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I am trying to populate a field with corresponding file name. For example, if the file name is Route1.shp then the field value will be Route1 as well. However my code is not working. Can you please suggest a code that works? The code I used is given below, along with the error message

    import arcpy, os, sys
    from arcpy import env
    arcpy.env.overwriteOutput = True
    env.workspace = r"C:\ABC\GIS"
    fc_tables = arcpy.ListFeatureClasses ("R*")
    for fc in fc_tables:
        field = "RouteName"
        arcpy.AddField_management (fc, field, "TEXT")
    for fc in fc_tables:
    arcpy.CalculateField_management (fc, field, str(fc), "PYTHON")

And this is the error message

Runtime error Traceback (most recent call last): File "", line 2, in File "c:\program files\arcgis\desktop10.1\arcpy\arcpy\management.py", line 3128, in CalculateField raise e ExecuteError: ERROR 000539: Error running expression: Route1.shp Traceback (most recent call last): File "", line 1, in NameError: name 'Route1' is not defined Failed to execute (CalculateField).

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I see a couple potential errors/improvements. One is that your very last line should be indented one block so that it occurs in the for loop, but maybe that's just a formatting issue on this post, and your actual code is fine.

Issue 2 is what the error message is referring to. When calculating text fields, the value needs to be encapsulated in double quotes, like so -

arcpy.CalculateField_management (fc, field, '"' + fc + '"')

so you use single quotes as python string delimiters to encapsulate a single double quote on either side of the text value, and then concatenate it all together.

Another issue is that if you're adding a text field, you need to specify a field_length parameter, or at least I think you do. Maybe it defaults to something if you don't specify it, but I always add it. So your add_field line would be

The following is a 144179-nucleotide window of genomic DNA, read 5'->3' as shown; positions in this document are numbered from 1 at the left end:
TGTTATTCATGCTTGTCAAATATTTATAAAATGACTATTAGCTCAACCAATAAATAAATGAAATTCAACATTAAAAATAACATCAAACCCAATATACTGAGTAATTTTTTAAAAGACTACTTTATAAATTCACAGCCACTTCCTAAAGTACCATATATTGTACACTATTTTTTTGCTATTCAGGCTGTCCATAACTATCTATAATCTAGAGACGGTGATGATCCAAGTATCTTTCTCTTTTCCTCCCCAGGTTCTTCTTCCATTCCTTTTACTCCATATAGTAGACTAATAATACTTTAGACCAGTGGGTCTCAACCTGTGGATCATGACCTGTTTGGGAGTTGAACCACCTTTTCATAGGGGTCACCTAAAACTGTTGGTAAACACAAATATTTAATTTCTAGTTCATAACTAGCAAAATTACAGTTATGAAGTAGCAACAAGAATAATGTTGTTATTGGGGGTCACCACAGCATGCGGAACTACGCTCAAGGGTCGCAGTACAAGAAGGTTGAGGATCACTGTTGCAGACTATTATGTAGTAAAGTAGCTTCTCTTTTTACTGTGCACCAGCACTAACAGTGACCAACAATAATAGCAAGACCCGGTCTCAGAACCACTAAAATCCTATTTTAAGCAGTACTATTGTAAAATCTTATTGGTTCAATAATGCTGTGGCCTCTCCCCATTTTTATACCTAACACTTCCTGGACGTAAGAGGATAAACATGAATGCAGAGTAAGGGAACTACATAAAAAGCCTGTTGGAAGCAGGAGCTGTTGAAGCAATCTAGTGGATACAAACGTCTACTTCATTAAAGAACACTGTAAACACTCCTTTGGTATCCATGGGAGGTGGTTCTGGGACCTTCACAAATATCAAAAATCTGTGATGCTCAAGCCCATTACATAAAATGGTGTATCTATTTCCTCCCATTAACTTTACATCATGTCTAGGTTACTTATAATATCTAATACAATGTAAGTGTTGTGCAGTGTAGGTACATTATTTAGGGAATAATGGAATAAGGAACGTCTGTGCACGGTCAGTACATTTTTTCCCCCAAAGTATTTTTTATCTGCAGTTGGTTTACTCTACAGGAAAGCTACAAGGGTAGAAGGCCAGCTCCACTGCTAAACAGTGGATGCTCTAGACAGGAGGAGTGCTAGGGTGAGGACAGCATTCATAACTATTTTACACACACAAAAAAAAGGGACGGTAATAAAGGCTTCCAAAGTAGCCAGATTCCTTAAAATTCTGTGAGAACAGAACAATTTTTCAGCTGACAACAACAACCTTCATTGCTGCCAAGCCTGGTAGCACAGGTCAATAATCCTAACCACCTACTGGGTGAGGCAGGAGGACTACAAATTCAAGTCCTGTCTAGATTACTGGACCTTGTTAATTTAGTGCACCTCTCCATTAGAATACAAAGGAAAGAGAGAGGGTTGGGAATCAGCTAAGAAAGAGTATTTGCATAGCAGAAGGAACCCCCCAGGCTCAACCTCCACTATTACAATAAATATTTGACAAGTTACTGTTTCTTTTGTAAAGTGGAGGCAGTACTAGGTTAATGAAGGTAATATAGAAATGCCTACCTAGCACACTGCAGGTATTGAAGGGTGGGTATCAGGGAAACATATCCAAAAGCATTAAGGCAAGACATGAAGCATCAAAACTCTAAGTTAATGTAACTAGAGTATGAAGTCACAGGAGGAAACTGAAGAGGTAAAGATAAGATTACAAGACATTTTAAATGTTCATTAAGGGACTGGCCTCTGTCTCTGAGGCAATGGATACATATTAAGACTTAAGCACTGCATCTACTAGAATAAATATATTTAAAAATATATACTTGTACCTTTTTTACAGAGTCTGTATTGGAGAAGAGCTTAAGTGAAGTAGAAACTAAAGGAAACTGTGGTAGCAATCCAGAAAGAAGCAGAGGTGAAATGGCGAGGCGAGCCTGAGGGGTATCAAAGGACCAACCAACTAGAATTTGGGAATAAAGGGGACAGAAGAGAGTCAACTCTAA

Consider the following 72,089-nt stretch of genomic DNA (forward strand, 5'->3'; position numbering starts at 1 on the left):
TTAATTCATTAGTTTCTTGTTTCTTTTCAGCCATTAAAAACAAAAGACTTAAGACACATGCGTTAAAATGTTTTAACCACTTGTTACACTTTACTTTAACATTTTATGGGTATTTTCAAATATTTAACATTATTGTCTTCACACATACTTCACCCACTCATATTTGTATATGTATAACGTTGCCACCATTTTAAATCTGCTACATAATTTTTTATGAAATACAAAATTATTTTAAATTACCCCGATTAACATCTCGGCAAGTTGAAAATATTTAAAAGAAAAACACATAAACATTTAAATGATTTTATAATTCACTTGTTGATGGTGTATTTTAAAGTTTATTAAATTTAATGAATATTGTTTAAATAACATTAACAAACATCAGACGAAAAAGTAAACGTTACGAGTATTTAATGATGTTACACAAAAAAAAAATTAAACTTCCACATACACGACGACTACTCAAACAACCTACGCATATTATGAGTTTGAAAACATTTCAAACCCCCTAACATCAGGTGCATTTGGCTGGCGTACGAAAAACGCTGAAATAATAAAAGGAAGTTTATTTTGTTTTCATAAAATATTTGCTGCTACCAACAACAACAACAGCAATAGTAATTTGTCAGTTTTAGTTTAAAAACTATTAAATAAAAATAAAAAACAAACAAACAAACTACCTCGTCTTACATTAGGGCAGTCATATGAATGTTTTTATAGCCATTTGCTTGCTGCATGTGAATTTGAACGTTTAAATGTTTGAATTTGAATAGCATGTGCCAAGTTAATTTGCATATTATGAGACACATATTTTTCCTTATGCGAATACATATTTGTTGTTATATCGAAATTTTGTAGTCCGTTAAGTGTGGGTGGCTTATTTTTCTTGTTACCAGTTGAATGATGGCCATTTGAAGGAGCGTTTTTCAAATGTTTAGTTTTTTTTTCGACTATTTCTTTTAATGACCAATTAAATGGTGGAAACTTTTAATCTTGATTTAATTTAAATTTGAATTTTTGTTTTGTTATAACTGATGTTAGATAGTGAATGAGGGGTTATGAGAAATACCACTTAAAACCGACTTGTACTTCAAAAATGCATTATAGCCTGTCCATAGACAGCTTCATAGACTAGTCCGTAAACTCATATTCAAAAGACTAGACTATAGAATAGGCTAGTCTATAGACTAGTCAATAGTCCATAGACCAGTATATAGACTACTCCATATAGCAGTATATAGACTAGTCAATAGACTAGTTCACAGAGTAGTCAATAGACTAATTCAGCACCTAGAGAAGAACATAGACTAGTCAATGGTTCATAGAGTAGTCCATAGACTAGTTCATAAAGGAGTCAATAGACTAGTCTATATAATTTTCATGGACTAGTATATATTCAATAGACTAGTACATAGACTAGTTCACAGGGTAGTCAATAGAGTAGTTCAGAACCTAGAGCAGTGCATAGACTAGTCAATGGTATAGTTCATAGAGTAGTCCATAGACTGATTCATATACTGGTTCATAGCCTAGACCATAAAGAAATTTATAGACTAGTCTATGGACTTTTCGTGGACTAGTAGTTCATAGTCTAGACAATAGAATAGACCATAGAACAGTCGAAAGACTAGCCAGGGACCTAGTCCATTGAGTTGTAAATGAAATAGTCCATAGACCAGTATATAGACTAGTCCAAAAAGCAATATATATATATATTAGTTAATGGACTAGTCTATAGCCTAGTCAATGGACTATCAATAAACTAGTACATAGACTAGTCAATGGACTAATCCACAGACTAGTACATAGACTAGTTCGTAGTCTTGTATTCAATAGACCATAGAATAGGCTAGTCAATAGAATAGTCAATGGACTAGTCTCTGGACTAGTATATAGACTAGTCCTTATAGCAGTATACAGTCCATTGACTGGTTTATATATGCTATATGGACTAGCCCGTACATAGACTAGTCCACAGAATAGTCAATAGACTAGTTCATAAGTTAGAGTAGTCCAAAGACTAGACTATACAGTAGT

arcpy.AddField_management (fc, field, "TEXT", field_length=50)

change the length as you see fit, depending on the length of text you intend to put in there.

Fourth- your 'field' variable is defined in a for block. That's not necessary, as you're always assigning it the value "RouteName". Plus, you then use it outside of that for block, and inside another for block. Change it like this -

field = "RouteName"    
for fc in fc_tables:            
    arcpy.AddField_management (fc, field, "TEXT", field_length=50)

fifth - no need to loop through the list twice. You can do both operations on the feature class one after another, so your code would look like this -

field = "RouteName"    
for fc in fc_tables:
    arcpy.AddField_management (fc, field, "TEXT", field_length=50)
    # No need to specify "PYTHON" here since you're not using it, and no need to cast fc to a string since it already is
    arcpy.CalculateField_management (fc, field, '"' + fc + '"')
  • On the point about field length, if not expressed it will default to a length 255. – DWynne May 6 '15 at 21:38
  • Thanks for your reply! sorry I actually had the last line indented but it did not reflect on the code I posted here. – Python-Novice May 6 '15 at 21:46
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On the last line, CalculateField really needs an extra level of quotes on the expression to make that work. Because otherwise the expression is being evaluated by the tool in Python and seeing it as a variable, hence the NameError: name 'Route1' is not defined that is being bubbled up by the tool. So this should solve your problem:

arcpy.CalculateField_management (fc, field, repr(fc), "PYTHON")

Or even:

arcpy.CalculateField_management(fc, field, '"{}"'.format(fc), "PYTHON")
  • 1
    Yes! repr(fc) worked perfect, did not try the second one yet. But thanks so much for your help! – Python-Novice May 6 '15 at 21:43

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